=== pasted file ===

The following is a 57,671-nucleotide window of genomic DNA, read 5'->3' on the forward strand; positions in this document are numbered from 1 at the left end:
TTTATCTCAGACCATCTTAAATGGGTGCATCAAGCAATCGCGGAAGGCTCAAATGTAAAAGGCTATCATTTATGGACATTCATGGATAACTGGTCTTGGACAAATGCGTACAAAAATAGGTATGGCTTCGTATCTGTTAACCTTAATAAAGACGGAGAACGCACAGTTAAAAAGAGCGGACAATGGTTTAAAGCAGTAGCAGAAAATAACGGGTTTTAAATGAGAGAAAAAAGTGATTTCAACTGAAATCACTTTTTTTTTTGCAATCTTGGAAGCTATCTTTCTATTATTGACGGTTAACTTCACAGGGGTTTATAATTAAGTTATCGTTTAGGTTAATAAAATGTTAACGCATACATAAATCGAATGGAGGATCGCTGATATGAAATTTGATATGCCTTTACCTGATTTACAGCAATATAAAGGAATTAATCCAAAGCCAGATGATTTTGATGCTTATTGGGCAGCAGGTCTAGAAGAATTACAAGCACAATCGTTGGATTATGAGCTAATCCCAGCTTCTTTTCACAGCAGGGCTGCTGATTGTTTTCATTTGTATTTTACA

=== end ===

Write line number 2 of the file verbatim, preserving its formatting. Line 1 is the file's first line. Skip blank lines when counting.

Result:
TTTATCTCAGACCATCTTAAATGGGTGCATCAAGCAATCGCGGAAGGCTCAAATGTAAAAGGCTATCATTTATGGACATTCATGGATAACTGGTCTTGGACAAATGCGTACAAAAATAGGTATGGCTTCGTATCTGTTAACCTTAATAAAGACGGAGAACGCACAGTTAAAAAGAGCGGACAATGGTTTAAAGCAGTAGCAGAAAATAACGGGTTTTAAATGAGAGAAAAAAGTGATTTCAACTGAAATCACTTTTTTTTTTGCAATCTTGGAAGCTATCTTTCTATTATTGACGGTTAACTTCACAGGGGTTTATAATTAAGTTATCGTTTAGGTTAATAAAATGTTAACGCATACATAAATCGAATGGAGGATCGCTGATATGAAATTTGATATGCCTTTACCTGATTTACAGCAATATAAAGGAATTAATCCAAAGCCAGATGATTTTGATGCTTATTGGGCAGCAGGTCTAGAAGAATTACAAGCACAATCGTTGGATTATGAGCTAATCCCAGCTTCTTTTCACAGCAGGGCTGCTGATTGTTTTCATTTGTATTTTACA